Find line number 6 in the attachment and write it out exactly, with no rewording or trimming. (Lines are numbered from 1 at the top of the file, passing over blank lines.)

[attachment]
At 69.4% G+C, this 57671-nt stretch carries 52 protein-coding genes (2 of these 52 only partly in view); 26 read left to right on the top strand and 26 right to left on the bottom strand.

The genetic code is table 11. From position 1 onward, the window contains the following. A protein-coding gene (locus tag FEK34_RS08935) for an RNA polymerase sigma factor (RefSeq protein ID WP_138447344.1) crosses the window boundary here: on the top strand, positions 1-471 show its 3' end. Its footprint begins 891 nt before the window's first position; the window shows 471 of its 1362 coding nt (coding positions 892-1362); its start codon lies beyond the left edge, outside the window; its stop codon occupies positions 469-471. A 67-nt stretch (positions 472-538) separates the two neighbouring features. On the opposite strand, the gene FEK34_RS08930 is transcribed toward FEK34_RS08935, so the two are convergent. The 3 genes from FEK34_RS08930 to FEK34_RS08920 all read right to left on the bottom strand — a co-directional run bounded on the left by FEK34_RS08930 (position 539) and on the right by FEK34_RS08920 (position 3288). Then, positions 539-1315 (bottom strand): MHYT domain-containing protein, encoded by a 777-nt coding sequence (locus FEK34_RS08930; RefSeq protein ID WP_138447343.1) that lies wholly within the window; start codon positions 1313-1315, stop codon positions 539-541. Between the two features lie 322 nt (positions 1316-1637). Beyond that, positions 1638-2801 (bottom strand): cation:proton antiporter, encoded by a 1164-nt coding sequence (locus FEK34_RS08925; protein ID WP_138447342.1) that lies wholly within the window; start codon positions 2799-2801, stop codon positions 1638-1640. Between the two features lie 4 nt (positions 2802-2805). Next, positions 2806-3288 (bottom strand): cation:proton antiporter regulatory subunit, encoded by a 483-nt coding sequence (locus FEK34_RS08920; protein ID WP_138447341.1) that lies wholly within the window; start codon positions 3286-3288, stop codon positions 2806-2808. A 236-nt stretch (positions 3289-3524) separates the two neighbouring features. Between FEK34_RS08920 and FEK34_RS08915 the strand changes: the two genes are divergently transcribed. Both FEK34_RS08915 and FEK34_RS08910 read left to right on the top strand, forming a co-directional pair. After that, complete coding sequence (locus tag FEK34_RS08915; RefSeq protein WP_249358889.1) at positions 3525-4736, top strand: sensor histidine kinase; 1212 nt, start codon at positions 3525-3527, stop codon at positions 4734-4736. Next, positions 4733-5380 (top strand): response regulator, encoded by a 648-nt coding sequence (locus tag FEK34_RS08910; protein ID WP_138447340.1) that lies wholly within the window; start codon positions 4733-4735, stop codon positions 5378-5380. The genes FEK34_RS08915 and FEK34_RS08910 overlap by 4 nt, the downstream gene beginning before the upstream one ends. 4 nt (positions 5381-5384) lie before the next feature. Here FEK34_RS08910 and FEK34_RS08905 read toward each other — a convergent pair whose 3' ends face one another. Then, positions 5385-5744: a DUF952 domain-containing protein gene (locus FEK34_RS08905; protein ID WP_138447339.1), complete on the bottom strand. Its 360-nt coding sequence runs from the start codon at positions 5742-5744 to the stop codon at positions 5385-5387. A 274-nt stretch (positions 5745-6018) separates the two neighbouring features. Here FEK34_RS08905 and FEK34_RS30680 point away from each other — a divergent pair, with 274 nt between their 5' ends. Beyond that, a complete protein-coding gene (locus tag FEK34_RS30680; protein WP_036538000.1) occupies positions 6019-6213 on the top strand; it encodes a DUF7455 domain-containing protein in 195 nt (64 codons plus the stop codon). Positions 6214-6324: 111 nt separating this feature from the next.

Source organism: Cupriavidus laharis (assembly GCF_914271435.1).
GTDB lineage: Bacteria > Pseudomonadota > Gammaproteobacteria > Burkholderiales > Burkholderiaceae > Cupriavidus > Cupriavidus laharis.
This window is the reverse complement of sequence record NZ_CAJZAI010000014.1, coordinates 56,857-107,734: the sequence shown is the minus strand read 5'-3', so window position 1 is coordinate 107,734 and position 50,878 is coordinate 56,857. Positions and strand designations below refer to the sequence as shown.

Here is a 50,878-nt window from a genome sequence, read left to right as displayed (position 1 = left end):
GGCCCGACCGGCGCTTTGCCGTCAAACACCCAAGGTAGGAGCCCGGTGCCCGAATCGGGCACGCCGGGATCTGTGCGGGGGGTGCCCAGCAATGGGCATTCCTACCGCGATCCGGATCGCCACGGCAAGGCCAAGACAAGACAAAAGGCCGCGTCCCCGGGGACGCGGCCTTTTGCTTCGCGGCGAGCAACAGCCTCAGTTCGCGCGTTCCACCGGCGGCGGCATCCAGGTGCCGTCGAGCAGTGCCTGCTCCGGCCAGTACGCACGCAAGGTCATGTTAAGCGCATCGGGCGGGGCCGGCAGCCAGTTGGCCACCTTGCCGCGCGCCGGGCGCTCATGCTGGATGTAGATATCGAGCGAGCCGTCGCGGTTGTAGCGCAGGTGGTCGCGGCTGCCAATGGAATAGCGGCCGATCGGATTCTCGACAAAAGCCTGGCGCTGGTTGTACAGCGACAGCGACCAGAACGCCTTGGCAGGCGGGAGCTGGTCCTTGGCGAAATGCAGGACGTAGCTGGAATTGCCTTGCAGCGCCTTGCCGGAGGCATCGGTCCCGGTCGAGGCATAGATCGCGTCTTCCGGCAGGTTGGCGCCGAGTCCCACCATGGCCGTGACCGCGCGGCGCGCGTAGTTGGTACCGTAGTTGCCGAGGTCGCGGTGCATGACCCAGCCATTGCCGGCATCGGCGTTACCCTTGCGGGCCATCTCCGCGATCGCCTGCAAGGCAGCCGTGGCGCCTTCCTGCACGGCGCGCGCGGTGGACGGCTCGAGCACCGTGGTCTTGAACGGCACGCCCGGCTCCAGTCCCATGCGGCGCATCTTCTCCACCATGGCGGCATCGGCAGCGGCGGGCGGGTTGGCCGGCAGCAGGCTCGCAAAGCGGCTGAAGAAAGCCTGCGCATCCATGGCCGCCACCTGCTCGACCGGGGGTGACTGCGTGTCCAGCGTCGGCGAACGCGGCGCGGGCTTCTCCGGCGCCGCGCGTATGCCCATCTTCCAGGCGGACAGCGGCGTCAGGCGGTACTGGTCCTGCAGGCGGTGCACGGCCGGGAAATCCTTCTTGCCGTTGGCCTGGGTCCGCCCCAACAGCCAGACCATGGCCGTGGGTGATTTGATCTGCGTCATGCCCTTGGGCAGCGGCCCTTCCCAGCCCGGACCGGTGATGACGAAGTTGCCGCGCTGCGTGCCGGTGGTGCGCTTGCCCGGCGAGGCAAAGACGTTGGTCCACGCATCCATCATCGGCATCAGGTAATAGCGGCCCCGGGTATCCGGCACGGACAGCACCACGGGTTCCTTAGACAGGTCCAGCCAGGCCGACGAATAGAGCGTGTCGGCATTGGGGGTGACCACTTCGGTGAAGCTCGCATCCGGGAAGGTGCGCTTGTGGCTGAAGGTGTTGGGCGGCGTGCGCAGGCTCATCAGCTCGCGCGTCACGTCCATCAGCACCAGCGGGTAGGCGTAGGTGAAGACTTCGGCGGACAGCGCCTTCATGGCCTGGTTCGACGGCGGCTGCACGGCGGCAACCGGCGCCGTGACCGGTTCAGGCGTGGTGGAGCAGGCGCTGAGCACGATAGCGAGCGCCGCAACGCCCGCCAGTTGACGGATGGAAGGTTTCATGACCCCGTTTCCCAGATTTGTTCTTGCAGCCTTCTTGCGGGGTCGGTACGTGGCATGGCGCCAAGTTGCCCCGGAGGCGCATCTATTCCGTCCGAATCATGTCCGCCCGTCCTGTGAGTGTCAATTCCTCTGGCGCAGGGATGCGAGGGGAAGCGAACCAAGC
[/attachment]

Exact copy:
Here is a 50,878-nt window from a genome sequence, read left to right as displayed (position 1 = left end):